Possible: Each crate series has different unusual chance.

 

What does 1% mean? Is it out of all crates opened, or does this include all that will drop, are opened, unopened or deleted?

 

Possible: Unusual chance is variable and dependent on someone else, such as total crates remaining, total unusuals in one period, total items in the world, etc.

 

do not contain perishable items such as paints, strange parts, non-strange weapons or re-released items

 

I think the Christmas 2011 event (original_id 610,000,000 to 640,000,000) mainly produced Festive and Strange Festive, Misc, and 3 weapons.

That interval is by far the most accurate sample.

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I think the Christmas 2011 event (original_id 610,000,000 to 640,000,000) mainly produced Festive and Strange Festive, Misc, and 3 weapons.

That interval is by far the most accurate sample.

Actually, are there any crates that fit any of these criteria? What should be perfect candidates for a pure sample would be the crates that contain only non-re-released stranges. Craft hats are excluded from the perishable items list because they're a possible unbox in every crate and would be the only variable you would have to compensate for. Time to do a quick search.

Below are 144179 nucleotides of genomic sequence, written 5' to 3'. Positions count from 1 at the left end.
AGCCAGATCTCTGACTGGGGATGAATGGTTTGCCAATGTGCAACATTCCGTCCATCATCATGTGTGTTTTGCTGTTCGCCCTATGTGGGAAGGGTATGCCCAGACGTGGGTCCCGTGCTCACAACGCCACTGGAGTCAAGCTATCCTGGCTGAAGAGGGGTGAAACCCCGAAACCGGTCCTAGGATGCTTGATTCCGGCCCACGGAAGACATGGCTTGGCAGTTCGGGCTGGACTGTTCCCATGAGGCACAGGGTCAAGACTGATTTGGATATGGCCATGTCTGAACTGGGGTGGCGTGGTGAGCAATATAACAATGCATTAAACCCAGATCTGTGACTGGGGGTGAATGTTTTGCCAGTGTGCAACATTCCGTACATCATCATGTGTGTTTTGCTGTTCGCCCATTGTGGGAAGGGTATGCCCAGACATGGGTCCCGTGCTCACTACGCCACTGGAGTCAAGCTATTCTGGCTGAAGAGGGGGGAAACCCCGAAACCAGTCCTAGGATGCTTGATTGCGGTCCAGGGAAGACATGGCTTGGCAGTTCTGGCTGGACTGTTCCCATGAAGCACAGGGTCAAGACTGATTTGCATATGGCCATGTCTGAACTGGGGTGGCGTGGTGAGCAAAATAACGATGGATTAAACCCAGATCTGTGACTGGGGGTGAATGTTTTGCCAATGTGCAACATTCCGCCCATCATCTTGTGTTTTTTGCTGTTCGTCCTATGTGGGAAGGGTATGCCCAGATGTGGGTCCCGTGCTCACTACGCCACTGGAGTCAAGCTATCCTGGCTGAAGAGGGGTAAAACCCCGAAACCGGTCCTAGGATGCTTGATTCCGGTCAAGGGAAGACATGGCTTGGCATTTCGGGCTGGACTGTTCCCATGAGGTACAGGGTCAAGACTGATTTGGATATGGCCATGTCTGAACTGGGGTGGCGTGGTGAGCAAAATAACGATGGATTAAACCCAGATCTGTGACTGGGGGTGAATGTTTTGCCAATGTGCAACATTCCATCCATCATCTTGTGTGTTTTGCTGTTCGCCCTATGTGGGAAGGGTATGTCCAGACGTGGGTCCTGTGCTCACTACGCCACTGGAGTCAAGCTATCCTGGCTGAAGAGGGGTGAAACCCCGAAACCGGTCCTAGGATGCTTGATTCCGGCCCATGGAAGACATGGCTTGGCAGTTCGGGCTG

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Actually, many of the normal crates fit the criteria for samples. What should be perfect candidates for a pure sample would be the crates that contain only non-re-released stranges. Craft hats are excluded from the perishable items list because they're a possible unbox in every crate and would be the only variable you would have to compensate for.

 

8,000 Hats are created through either combining 2 Hats or 3 Ref, each day. 

 

People do use hats from unboxing as ingredients. 

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8,000 Hats are created through either combining 2 Hats or 3 Ref, each day. 

 

People do use hats from unboxing as ingredients. 

Yes, which is why they need to be compensated for... it's a given variable with any crate.

Crates 30,31,33,34,37,38 & 40 fit the criteria of the purest samples.

If I were you I'd start taking notes of current item counts of the stranges from those crates before they get re-released.

Also current unopened crates of those series is good data as well. ;)